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My question is related to the exercise 2.9, p. 79 in Brockwell & Davis, An Introduction to Time Series Analysis and Forecasting, 2nd edition, New-York, Springer, 2002 (It is also related to exercise 3.5, same reference).

Let {$Y_t$} be a process defined by $$ Y_t = X_t + W_t,$$ where $\{W_t\}\sim \mbox{WN}(0, \sigma_w^2),$ and {$X_t$} is the following AR(1) process $$ X_t - \phi X_{t-1}= Z_t,\quad \{Z_t\}\sim \mbox{WN}(0, \sigma_z^2),$$ and $E(W_s Z_t)=0$ for all $s$ and $t$. The goal of this exercise is to show that $Y_t$ is in fact an ARMA(1,1) process. We define the process $\{U_t\}$ as $$U_t= Y_t - \phi Y_{t-1}$$ 1) We compute the autocovariance function of $U_t$ at lag $h$ and we get $$\gamma_U(h) = \left\{ \begin{array}{ll} \displaystyle \sigma^2_z + \sigma_w^2 (1+\phi^2) , & \text{ if } h=0, \\ \displaystyle -\phi\ \sigma^2_w ,& \text{ if } |h|=1, \\ \displaystyle 0, & \text{ if } |h|>1. \end{array} \right. $$ $\{U_t\}$ is 1-correlated and hence is a MA(1) process (by Proposition 2.1.1, B & D).

2) Thus, there exists a white noise sequence $\{\varepsilon_t\}$ with variance $\sigma_\varepsilon^2$ such that: $$Y_t - \phi Y_{t-1} = U_t = \varepsilon_t + \lambda \varepsilon_{t-1}. $$ Then we want to express the parameters characterizing the MA(1) process $\{U_t\}$, namely $\lambda$ and $\sigma_\varepsilon^2$, in terms of the parameters characterizing $\{Y_t\}$ and $\{X_t\}$, namely, $\phi$, $\sigma_w^2$ and $\sigma^2_z$.

By equalizing the autocovariance function of the two representations, we obtain the following system: $$ \left\{ \begin{array}{rcl} \displaystyle \sigma^2_\varepsilon (1+\lambda^2) &= & \sigma^2_z + \sigma_w^2 (1+\phi^2), \\ \displaystyle \lambda \sigma_\varepsilon^2 & = & -\phi\ \sigma^2_w. \\ \end{array} \right. $$ If $\phi = 0$, we get $\lambda = 0 $ and the process $\{Y_t\}$ is a white noise with variance $\sigma_\varepsilon^2 = \sigma_z^2 + \sigma_w^2$. We now assume that $\phi \neq 0$ and $\lambda \neq 0$. Dividing the two equations of the system, we get: $$ \frac{1+\lambda^2}{\lambda} = \frac{1}{-\phi} \frac{\sigma^2_z}{\sigma^2_w} -\frac{1+\phi^2}{\phi} \Leftrightarrow \frac{1+\lambda^2}{\lambda} = -\frac{k^2 + \phi^2 +1 }{\phi} . $$ where $k^2 = \frac{\sigma^2_z}{\sigma^2_w}$. We then get the following second order equation for $\lambda$: $$\phi \lambda^2 + (k^2 + \phi^2 +1)\lambda + \phi. $$ The latter equations admits two real (and positive) solutions, if I am not wrong.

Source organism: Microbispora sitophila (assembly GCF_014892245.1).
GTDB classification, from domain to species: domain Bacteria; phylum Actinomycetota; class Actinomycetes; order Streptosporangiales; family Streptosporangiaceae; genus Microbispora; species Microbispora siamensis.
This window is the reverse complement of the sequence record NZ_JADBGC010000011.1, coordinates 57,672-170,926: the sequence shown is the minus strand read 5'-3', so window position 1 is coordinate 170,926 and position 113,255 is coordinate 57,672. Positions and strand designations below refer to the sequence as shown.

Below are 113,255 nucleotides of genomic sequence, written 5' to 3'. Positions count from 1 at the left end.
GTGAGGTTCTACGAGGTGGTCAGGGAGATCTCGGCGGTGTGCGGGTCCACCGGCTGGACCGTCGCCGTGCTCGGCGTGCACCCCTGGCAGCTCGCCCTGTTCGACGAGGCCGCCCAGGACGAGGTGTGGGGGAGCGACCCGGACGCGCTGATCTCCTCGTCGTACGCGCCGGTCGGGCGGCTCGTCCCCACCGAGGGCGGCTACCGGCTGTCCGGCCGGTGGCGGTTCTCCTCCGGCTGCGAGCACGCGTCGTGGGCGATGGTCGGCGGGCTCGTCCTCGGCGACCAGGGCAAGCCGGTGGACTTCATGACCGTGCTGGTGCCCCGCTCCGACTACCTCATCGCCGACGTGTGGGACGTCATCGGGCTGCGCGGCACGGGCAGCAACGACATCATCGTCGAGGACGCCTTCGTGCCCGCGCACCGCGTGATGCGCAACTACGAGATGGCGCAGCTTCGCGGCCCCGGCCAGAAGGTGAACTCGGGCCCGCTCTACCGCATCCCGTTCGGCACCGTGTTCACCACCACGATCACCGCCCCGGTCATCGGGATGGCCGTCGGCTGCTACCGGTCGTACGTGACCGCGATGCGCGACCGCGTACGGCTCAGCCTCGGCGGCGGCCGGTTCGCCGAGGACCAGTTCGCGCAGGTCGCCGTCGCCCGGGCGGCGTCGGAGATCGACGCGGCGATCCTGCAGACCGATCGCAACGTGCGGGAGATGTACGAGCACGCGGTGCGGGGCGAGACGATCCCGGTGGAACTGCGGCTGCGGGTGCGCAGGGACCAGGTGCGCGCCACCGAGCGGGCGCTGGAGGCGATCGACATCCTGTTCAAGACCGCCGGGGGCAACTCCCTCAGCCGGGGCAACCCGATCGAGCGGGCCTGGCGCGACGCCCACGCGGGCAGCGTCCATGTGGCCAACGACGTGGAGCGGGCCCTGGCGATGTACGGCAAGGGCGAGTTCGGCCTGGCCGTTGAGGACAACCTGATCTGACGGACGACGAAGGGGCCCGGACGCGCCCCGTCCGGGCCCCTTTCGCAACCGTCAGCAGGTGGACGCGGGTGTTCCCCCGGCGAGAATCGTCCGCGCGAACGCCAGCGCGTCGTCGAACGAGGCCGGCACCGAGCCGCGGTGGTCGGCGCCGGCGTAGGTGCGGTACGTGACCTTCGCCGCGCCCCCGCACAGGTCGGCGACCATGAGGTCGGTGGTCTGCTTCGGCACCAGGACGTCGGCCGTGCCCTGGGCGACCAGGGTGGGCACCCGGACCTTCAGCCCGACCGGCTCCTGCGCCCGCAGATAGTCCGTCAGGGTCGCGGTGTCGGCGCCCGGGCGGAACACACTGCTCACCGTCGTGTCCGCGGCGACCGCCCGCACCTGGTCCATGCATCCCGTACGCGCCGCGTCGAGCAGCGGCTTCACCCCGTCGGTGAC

Question: is there any issue with the non-identifiability of the MA(1) process defined by $ \varepsilon_t + \lambda \varepsilon_{t-1}$? In other words, is that correct that I have, for the same process $\{Y_t\}$, two solutions for representing it in this way?

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Here is my answer, feel free to comment and or correct. By assuming the invertibility of the process, I can discard one of the two solutions of the equation in $\lambda$.

We remind the second order equation for $\lambda$: $$\phi \lambda^2 + (k^2 + \phi^2 +1)\lambda + \phi. $$ The discriminant of this equation is simply given by: $$\Delta = (k^2 + \phi^2 +1)^2 - 4\phi^2 = (k^2 + \phi^2 +1 - 2\phi) (k^2 + \phi^2 +1 + 2\phi)$$ $$ 1+k^2 - 4(1+k^2) = -3(1+k^2)$$ % $$(1 + k^2 - 2 \phi + \phi^2) (1 + k^2 + 2 \phi + \phi^2).$$ Both factors of the discriminant are strictly positive. Indeed, the polynomial $$ \phi^2 - 2\phi + k^2 +1 $$ does not admit any root and is hence strictly positive since its own discriminant is given by $$ 4 - 4(1+k^2) = -4k^2 <0.$$ Hence, $\lambda$ finally admits two solutions: \begin{align*} \lambda_1 & = - \frac{1 + k^2 + \phi^2 - \sqrt{(k^2 + \phi^2 +1)^2 - 4\phi^2}}{2 \phi}, \\ \lambda_2 & = - \frac{1 + k^2 + \phi^2 + \sqrt{(1 + k^2 + \phi^2)^2-4 \phi^2 }}{2 \phi}. \end{align*} Note that we have $$(1 + k^2 + \phi^2)^2 > (1 + k^2 + \phi^2)^2 - 4\phi^2 \Leftrightarrow 1 + k^2 + \phi^2 > \sqrt{(1 + k^2 + \phi^2)^2 - 4\phi^2}, $$ and thus both solutions $\lambda_1$ and $\lambda_2$ are of opposite sign of $\phi$ since the numerator of the expression of $\lambda_1$ and $\lambda_2$ is positive, which is compliant with the fact that the variance $\sigma_\varepsilon$, given by, $\sigma_\varepsilon^2 = \frac{\phi\ \sigma_w^2}{\lambda}$, must be positive. We know that the process will be invertible if and only if $|\lambda|< 1$. We will show that $|\lambda_1| \leq1$ and $|\lambda_2|\geq 1$.

Consider now a right-angled triangle with hypotenuse $1+k^2+ \phi^2$, and a cathetus of length $2|\phi|$. Then, by the Pythagorean theorem, the last cathetus has length $\sqrt{(1 + k^2 + \phi^2)^2 - 4\phi^2}$. By the triangle inequality, we have: \begin{eqnarray*} & & 2|\phi| + \sqrt{(1 + k^2 + \phi^2)^2 - 4\phi^2} \geq 1 + k^2 + \phi^2\\ & \Leftrightarrow & 1+ k^2 + \phi^2 - \sqrt{(1 + k^2 + \phi^2)^2 - 4\phi^2} \leq 2|\phi|\\ &\Leftrightarrow &\frac{1 + k^2 + \phi^2 - \sqrt{(1 + k^2 + \phi^2)^2 - 4\phi^2}}{2|\phi|}\leq 1\\ &\Leftrightarrow & |\lambda_1| = \frac{1 + k^2 + \phi^2 - \sqrt{(1 + k^2 + \phi^2)^2 - 4\phi^2}}{2|\phi|}\leq 1. \end{eqnarray*} On the other hand, note that $$ \sqrt{(1 + k^2 + \phi^2)^2 - 4\phi^2} \geq 0 \Rightarrow \sqrt{(1 + k^2 + \phi^2)^2 - 4\phi^2} \geq -[(1-|\phi|)^2 + k^2]. $$ Then, by some simple computations, we get: \begin{eqnarray*} & & \sqrt{(1 + k^2 + \phi^2)^2 - 4\phi^2} \geq -[(1-|\phi|)^2 + k^2]\\ & \Leftrightarrow & \sqrt{(1 + k^2 + \phi^2)^2 - 4\phi^2} \geq -[1-2|\phi| + \phi^2 + k^2]\\ & \Leftrightarrow & 1 + k^2 + \phi^2 + \sqrt{(1 + k^2 + \phi^2)^2 - 4\phi^2} \geq 2|\phi| \\ &\Leftrightarrow & |\lambda_2| = \frac{1 + k^2 + \phi^2 + \sqrt{(1 + k^2 + \phi^2)^2 - 4\phi^2}}{2|\phi|}\geq 1. \end{eqnarray*} Hence, $\lambda_2$ does not yield a invertible solution to the process defined above and we retain $\lambda_1 := \lambda$ as the unique invertible solution.

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